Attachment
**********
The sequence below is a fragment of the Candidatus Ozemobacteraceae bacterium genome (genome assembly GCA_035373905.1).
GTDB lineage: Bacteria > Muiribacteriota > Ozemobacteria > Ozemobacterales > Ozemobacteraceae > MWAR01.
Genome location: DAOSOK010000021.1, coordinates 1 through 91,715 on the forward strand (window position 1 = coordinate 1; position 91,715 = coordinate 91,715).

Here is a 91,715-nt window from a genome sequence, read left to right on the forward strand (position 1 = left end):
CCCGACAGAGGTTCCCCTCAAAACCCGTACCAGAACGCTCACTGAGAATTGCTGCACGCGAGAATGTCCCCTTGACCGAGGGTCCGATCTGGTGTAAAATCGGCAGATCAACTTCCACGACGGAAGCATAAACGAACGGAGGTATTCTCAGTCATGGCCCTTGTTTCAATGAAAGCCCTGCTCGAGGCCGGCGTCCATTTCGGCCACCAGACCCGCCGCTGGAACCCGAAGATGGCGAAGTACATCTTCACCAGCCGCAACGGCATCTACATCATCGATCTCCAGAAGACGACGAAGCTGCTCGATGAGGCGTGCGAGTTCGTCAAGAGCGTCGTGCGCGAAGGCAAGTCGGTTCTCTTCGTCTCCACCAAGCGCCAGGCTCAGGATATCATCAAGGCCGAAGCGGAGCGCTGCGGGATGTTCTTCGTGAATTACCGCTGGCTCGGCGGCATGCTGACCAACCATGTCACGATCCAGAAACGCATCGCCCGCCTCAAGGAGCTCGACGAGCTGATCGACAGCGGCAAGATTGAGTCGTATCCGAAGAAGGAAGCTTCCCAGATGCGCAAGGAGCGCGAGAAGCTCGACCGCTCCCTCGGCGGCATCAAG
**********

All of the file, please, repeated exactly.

The sequence below is a fragment of the Candidatus Ozemobacteraceae bacterium genome (genome assembly GCA_035373905.1).
GTDB lineage: Bacteria > Muiribacteriota > Ozemobacteria > Ozemobacterales > Ozemobacteraceae > MWAR01.
Genome location: DAOSOK010000021.1, coordinates 1 through 91,715 on the forward strand (window position 1 = coordinate 1; position 91,715 = coordinate 91,715).

Here is a 91,715-nt window from a genome sequence, read left to right on the forward strand (position 1 = left end):
CCCGACAGAGGTTCCCCTCAAAACCCGTACCAGAACGCTCACTGAGAATTGCTGCACGCGAGAATGTCCCCTTGACCGAGGGTCCGATCTGGTGTAAAATCGGCAGATCAACTTCCACGACGGAAGCATAAACGAACGGAGGTATTCTCAGTCATGGCCCTTGTTTCAATGAAAGCCCTGCTCGAGGCCGGCGTCCATTTCGGCCACCAGACCCGCCGCTGGAACCCGAAGATGGCGAAGTACATCTTCACCAGCCGCAACGGCATCTACATCATCGATCTCCAGAAGACGACGAAGCTGCTCGATGAGGCGTGCGAGTTCGTCAAGAGCGTCGTGCGCGAAGGCAAGTCGGTTCTCTTCGTCTCCACCAAGCGCCAGGCTCAGGATATCATCAAGGCCGAAGCGGAGCGCTGCGGGATGTTCTTCGTGAATTACCGCTGGCTCGGCGGCATGCTGACCAACCATGTCACGATCCAGAAACGCATCGCCCGCCTCAAGGAGCTCGACGAGCTGATCGACAGCGGCAAGATTGAGTCGTATCCGAAGAAGGAAGCTTCCCAGATGCGCAAGGAGCGCGAGAAGCTCGACCGCTCCCTCGGCGGCATCAAG